Wednesday, July 29, 2015
The Truth According to Us by Annie Barrows
Layla Beck is living well in Washington DC in the midst of the Great Depression when she has an extreme falling out with her father the Senator. He declares that she has to get a job and finds one through her uncle who works with the Federal Writers Project. Layla is sent to the town of Macedonia in rural West Virginia which is celebrating its sesquicentennial and wants a book to commemorate all the wonderful things that have happened in their town. Needless to say Layla is underwhelmed with the town after her metropolitan life, but she finds the family she boards with extremely interesting: especially single father Felix. As Layla spends time in Macedonia the people and the place grow on her. Unfortunately Layla doesn’t grow on young Willa, Felix’s oldest daughter. Willa plots and schemes on how to keep her father to herself, well, she’s willing to share him with her sister Bird, but not Layla. Secrets hide at the core of the family, and those secrets spill over into the very being of the town, and all will come out with the writing of the book.
This is a book you want to read in a rocking chair on your front porch sipping a cold glass of sweet tea. It’s leisurely paced, much like time seems to flow in Macedonia, and you want to mosey along with the characters to get their story. The part of Unions in small towns and the stark reality of the Great Depression comes through in small and big ways throughout the story. Was it a simpler time? Maybe. But the author shows how even simpler times could be complex when you are living them.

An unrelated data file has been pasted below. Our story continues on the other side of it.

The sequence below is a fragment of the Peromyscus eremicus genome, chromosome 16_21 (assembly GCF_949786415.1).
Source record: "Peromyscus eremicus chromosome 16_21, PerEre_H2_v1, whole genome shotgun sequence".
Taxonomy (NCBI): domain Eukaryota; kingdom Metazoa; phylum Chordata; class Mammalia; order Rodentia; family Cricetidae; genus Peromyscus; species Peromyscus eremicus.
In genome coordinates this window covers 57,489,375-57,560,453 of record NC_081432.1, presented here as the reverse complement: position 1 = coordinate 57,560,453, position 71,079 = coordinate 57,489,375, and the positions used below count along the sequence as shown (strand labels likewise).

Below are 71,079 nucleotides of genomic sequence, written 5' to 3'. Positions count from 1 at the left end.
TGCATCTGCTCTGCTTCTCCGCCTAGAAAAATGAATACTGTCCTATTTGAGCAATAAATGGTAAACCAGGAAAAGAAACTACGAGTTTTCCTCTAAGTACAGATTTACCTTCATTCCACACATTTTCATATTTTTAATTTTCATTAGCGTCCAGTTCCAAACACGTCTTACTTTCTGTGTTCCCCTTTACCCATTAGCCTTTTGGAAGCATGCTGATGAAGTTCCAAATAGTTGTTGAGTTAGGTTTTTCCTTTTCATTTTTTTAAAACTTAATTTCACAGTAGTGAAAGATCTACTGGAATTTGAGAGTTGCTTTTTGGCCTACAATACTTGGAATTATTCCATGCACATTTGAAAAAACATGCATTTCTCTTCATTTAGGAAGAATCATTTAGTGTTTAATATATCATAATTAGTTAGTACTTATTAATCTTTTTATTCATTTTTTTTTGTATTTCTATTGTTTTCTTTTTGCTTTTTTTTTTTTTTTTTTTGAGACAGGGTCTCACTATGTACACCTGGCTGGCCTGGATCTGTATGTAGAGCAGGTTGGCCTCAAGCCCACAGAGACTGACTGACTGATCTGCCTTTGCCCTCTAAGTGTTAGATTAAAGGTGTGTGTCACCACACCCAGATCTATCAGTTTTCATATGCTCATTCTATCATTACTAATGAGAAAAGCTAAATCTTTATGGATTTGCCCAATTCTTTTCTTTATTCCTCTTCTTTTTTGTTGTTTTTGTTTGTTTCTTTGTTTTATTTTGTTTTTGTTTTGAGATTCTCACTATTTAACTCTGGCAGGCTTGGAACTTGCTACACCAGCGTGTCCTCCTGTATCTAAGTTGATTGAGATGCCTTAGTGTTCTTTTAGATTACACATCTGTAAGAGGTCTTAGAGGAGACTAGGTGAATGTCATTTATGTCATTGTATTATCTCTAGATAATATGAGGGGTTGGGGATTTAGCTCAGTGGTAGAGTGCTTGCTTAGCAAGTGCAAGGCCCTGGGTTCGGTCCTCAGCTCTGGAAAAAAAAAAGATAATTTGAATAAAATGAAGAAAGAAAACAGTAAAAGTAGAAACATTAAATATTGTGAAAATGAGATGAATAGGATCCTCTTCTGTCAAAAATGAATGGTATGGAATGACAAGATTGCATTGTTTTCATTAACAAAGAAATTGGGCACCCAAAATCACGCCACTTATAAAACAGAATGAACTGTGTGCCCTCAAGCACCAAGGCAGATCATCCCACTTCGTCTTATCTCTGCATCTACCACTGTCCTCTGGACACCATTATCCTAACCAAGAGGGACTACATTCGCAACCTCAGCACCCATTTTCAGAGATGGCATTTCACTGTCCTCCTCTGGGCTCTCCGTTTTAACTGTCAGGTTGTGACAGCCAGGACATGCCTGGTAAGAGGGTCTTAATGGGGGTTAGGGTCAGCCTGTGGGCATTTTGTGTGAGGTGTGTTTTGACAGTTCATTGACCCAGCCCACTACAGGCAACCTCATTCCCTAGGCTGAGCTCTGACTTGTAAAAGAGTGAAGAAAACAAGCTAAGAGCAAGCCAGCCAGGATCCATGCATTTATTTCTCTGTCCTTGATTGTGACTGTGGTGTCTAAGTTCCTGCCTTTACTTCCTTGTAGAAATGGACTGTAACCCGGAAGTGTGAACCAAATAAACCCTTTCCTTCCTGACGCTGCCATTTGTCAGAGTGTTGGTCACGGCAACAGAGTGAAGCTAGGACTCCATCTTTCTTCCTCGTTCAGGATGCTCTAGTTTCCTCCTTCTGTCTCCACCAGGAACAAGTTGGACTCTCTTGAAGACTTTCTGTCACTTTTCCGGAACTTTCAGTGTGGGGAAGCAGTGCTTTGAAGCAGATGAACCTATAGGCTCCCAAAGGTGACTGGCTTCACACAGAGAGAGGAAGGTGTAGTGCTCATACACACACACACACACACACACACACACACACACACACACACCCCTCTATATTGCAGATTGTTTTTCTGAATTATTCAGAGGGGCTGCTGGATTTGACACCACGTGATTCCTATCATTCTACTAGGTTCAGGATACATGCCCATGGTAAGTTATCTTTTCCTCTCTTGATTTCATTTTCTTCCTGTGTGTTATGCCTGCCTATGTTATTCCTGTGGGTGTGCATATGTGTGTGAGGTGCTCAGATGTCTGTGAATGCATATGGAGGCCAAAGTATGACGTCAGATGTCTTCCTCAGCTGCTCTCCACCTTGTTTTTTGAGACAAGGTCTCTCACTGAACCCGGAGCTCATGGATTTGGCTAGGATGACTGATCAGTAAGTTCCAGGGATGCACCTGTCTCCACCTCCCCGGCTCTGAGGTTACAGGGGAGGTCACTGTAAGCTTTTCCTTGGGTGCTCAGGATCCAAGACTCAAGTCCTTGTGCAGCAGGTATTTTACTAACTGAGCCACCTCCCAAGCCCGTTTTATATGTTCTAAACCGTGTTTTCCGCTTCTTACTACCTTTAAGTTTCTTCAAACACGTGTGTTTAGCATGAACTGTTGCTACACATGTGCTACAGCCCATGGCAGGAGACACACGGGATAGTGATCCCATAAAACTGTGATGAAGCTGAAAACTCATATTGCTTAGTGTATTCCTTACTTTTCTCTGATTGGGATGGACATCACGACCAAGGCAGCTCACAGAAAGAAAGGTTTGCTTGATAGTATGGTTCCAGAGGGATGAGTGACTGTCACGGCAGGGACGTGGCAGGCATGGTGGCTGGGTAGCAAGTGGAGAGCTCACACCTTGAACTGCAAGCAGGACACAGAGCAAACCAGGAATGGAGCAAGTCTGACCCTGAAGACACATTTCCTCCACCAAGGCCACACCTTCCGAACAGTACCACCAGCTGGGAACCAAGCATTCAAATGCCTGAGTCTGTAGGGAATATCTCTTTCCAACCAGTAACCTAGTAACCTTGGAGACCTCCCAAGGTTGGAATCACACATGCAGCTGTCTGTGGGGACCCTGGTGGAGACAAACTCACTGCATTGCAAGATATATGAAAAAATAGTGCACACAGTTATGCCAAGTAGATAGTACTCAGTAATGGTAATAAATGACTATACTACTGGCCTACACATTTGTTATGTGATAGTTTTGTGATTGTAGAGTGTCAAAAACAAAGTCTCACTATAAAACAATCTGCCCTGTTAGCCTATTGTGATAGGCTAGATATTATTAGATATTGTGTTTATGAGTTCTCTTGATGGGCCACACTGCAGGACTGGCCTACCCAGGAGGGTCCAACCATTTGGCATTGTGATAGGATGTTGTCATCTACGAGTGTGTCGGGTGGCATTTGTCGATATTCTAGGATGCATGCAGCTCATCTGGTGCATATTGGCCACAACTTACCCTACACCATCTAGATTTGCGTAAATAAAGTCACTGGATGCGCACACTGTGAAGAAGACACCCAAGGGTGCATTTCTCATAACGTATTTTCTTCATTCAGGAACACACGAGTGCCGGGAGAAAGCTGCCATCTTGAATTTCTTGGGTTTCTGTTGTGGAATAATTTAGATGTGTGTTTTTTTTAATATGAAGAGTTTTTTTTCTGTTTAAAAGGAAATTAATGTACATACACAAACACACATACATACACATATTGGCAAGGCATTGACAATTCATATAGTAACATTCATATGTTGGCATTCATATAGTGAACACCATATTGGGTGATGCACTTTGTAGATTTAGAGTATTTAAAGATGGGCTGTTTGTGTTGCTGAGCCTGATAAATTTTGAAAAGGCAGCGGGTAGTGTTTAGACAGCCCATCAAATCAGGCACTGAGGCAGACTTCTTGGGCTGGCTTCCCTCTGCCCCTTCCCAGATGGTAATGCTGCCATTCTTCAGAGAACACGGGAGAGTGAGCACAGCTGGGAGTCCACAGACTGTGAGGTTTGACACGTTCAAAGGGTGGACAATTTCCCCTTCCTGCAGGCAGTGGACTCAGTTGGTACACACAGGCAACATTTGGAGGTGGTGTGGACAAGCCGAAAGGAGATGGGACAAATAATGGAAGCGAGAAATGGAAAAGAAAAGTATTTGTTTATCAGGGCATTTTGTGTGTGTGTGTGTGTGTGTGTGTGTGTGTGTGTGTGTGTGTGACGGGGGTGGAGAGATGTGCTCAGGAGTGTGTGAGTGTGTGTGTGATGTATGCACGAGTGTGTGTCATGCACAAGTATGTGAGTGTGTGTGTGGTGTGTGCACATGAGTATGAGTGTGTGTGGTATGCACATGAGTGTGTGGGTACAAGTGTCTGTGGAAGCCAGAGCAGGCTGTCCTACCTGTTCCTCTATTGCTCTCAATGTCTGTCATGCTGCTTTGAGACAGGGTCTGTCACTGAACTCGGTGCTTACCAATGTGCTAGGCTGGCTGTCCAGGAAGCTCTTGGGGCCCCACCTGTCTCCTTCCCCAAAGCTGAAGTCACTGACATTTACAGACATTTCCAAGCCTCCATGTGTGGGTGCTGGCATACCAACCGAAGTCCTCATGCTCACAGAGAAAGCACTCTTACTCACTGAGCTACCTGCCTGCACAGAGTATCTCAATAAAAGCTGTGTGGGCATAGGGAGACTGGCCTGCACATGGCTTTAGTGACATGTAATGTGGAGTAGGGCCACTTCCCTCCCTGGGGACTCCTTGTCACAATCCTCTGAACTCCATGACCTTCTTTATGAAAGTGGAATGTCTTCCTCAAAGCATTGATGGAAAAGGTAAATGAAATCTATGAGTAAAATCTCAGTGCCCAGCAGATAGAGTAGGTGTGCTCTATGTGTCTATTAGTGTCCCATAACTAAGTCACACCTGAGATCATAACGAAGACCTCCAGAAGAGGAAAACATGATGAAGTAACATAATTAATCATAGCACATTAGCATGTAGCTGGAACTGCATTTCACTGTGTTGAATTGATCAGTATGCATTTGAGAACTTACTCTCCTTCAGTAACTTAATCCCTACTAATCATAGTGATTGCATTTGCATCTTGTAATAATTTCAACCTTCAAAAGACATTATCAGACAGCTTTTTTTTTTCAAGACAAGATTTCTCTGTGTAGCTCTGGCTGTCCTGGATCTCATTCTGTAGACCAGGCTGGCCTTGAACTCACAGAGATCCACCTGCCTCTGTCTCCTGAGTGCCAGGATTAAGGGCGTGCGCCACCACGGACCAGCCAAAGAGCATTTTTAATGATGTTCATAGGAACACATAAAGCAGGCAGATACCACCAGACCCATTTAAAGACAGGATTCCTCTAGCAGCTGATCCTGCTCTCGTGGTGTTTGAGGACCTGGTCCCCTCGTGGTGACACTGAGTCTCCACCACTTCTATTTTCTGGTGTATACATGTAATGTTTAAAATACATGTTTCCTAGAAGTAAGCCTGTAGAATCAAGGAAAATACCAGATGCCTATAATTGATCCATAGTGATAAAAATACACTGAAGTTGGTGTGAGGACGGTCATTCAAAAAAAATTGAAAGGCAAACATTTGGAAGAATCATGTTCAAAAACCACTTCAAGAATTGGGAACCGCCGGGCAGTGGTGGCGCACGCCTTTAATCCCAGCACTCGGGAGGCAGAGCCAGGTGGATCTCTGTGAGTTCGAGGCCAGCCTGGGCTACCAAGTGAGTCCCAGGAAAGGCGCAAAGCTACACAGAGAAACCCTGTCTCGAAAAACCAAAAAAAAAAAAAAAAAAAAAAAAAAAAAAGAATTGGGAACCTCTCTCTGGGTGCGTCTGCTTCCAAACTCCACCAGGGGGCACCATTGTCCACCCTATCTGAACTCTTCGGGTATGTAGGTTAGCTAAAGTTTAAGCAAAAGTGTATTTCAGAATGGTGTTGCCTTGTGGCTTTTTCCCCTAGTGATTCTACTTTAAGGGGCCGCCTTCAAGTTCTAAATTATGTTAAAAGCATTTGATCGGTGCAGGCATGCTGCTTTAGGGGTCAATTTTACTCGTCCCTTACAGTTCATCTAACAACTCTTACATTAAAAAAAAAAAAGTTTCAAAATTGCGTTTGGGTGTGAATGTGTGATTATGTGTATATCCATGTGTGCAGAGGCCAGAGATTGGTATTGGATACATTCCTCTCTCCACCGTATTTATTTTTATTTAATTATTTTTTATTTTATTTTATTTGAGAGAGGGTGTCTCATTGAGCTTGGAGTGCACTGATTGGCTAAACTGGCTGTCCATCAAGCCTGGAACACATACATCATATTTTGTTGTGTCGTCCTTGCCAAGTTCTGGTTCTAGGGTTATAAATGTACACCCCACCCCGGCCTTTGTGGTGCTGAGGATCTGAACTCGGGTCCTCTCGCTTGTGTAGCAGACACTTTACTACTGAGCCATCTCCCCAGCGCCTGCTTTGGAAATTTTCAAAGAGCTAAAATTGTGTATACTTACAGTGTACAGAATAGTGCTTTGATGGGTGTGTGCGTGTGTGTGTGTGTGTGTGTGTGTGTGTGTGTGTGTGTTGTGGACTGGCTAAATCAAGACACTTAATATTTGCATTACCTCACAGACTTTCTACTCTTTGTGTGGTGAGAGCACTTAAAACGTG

Told from different points of view with glimpses into the past as well as letters (naturally since the author is the co-author of the very successful epistolary novel The Guernsey Literary and Potato Peel Pie Society) it evokes small town life and the past on every page.
Posted by Yvonne the Librarian at 1:02 PM
Tuesday, July 21, 2015
The Wonder Garden by Lauren Acampora
A picture-perfect suburb in Connecticut with mayhem, misunderstandings and a little madness at its core is the setting for these linked short stories. You’ll be fascinated about what is found behind each of these stately front doors.
I was doubtful when I picked this one up. Stories about families in suburbia in crisis don’t really appeal to me, but this book, while it did touch on that, was so much more. The thing I enjoyed most? There were many, many characters, but I never forgot who was who. When a person I hadn’t read about in five or six stories showed up again the author gave enough vivid clues that you remembered who the character was. After some books I have attempted to read, and put down after about thirty pages because I couldn’t tell the difference between characters anymore, this was a truly refreshing thing.
Fans of the style of Olive Kitteridge will really enjoy her similar storytelling style.
Posted by Yvonne the Librarian at 12:01 PM
Friday, July 17, 2015
The Axeman by Ray Celestin
Reviewed by Keith McCoy, Somerset County Library System
Originally Submitted to Library Journal